Mother Katherine’s sermon preached on Apr. 30, 2023

Posted by on Sun, Apr 30, 2023 in Easter, Sermons

The Fourth Sunday of Easter

April 30, 2023

Worrying the Sheep is an Offence!” reads a sign at the gate at the bottom of the Glastonbury Tor of St. Michael’s Church Tower. I could only guess at what it meant to “worry” sheep — given their size and how many were mama sheep with babes, I was more worried by them. All the way climbing up the Tor, (a Celtic word for ‘hill’) I saw these sheep meandering or lounging about, noting my coming and going with complete passivity. Where was their shepherd? Being one the historic sites of Christendom, and located between the ruins of Glastonbury Abbey and the Chalice Well, and amidst small clusters of sheep and lambs, “The Good Shepherd” filled my thoughts. 

I did try talking to them. They didn’t listen or even move. If I took more than a couple steps towards them, I got the ‘both eyes on me’ look, and more wariness than interest in following. I was not the right voice, didn’t know their names (tag numbers didn’t help a bit). They let me pass uncomplainingly, but no following. Not even with their eyes. I’m not that kind of shepherd I guess. The piece of this gospel that always strikes a chord for me is the strong connection between shepherd and the sheep who know his voice. Between sheep and the shepherd who can call them by name. There is a reciprocity here that I couldn’t have on that hillside. It’s a relationship which goes beyond one’s ability to force or coerce the sheep, which goes so far as to let the shepherd presume they will follow, to trust that those who recognize his call, their names spoken in his voice, will come willingly. Do they know the shepherd cannot make the weather be fine or freezing? Or make the grass be soft and tender instead of dry and weedy? Probably not, and they follow their shepherd anyway because he calls them and they have learned to trust he will provide.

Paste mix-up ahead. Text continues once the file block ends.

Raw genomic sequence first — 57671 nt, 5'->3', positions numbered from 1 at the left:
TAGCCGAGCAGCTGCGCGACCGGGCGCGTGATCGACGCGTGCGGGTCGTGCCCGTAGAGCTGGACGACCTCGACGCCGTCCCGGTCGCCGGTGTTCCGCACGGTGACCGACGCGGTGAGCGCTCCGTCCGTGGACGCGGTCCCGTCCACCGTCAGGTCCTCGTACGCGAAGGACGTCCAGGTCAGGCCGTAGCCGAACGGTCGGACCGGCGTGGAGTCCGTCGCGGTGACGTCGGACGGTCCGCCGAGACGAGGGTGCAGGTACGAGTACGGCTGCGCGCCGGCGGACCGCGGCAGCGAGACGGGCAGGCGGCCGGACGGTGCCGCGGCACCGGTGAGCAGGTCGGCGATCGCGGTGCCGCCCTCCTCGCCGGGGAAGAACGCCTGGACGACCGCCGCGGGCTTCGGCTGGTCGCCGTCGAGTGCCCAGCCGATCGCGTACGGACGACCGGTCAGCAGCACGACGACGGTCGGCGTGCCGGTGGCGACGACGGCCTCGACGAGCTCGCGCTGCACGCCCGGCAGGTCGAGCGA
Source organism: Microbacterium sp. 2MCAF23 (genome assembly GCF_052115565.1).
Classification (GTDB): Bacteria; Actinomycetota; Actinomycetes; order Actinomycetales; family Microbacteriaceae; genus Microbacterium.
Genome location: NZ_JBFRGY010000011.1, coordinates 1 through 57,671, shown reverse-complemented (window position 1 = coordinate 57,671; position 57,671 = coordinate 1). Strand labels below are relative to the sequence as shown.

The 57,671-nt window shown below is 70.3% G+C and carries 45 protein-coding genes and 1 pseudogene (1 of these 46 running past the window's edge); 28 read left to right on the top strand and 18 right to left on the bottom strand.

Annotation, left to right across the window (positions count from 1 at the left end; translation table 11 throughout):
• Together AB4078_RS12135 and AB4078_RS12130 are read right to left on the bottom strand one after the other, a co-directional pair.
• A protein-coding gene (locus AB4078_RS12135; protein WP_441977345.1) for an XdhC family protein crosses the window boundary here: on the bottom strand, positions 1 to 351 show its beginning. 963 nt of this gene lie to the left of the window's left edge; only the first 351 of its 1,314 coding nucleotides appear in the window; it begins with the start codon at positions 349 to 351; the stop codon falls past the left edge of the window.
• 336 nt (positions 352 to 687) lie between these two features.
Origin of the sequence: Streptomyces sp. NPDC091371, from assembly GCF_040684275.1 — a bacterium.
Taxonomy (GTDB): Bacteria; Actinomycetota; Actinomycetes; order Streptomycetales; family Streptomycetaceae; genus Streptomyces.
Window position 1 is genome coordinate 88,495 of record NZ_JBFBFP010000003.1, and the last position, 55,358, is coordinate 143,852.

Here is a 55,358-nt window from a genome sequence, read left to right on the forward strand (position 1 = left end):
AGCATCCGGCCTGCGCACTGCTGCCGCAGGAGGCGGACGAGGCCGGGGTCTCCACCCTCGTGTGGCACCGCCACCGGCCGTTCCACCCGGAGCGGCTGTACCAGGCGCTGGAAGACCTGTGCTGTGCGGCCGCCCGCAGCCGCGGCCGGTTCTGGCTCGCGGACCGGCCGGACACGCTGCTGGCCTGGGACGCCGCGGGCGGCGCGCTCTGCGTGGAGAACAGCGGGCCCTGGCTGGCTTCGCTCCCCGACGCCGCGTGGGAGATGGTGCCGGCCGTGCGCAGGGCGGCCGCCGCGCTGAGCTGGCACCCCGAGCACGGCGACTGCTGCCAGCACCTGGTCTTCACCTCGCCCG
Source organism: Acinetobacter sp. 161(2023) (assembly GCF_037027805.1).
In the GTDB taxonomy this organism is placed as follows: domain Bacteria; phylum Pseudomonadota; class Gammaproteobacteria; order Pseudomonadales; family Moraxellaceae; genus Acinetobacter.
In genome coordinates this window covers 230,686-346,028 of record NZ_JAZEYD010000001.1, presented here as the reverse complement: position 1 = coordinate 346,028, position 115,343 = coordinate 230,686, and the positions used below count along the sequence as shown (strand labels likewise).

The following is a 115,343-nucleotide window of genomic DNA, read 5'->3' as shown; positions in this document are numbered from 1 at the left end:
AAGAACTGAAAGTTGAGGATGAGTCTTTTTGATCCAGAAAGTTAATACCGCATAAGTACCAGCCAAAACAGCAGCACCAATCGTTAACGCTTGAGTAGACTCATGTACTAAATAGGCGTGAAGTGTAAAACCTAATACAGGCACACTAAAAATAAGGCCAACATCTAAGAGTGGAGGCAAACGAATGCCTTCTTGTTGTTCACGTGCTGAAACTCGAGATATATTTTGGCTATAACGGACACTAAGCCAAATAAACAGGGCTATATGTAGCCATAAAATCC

We know this isn’t about sheep, and so did the Pharisees (or Jewish authorities) who Jesus spoke to. This is about God and about us. It follows right after Jesus opened the eyes of the man born blind, and they were trying to figure out if he was calling them blind. It sounds like he’s pointing out a tendency towards being deaf to God’s voice, or at best, guilty of selective listening. We hear, “Jesus used this figure of speech [allegory] with them, but they did not understand what he was saying to them.” I suspect a bit of humor is being inserted here, that the Pharisees did not follow what Jesus was saying to them — about sheep who will not follow a stranger, for not knowing his voice. It isn’t that they don’t comprehend the metaphor; Psalm 23 was part of their scriptures, and the shepherd was plenty familiar as an image for God, or sheep for Israel.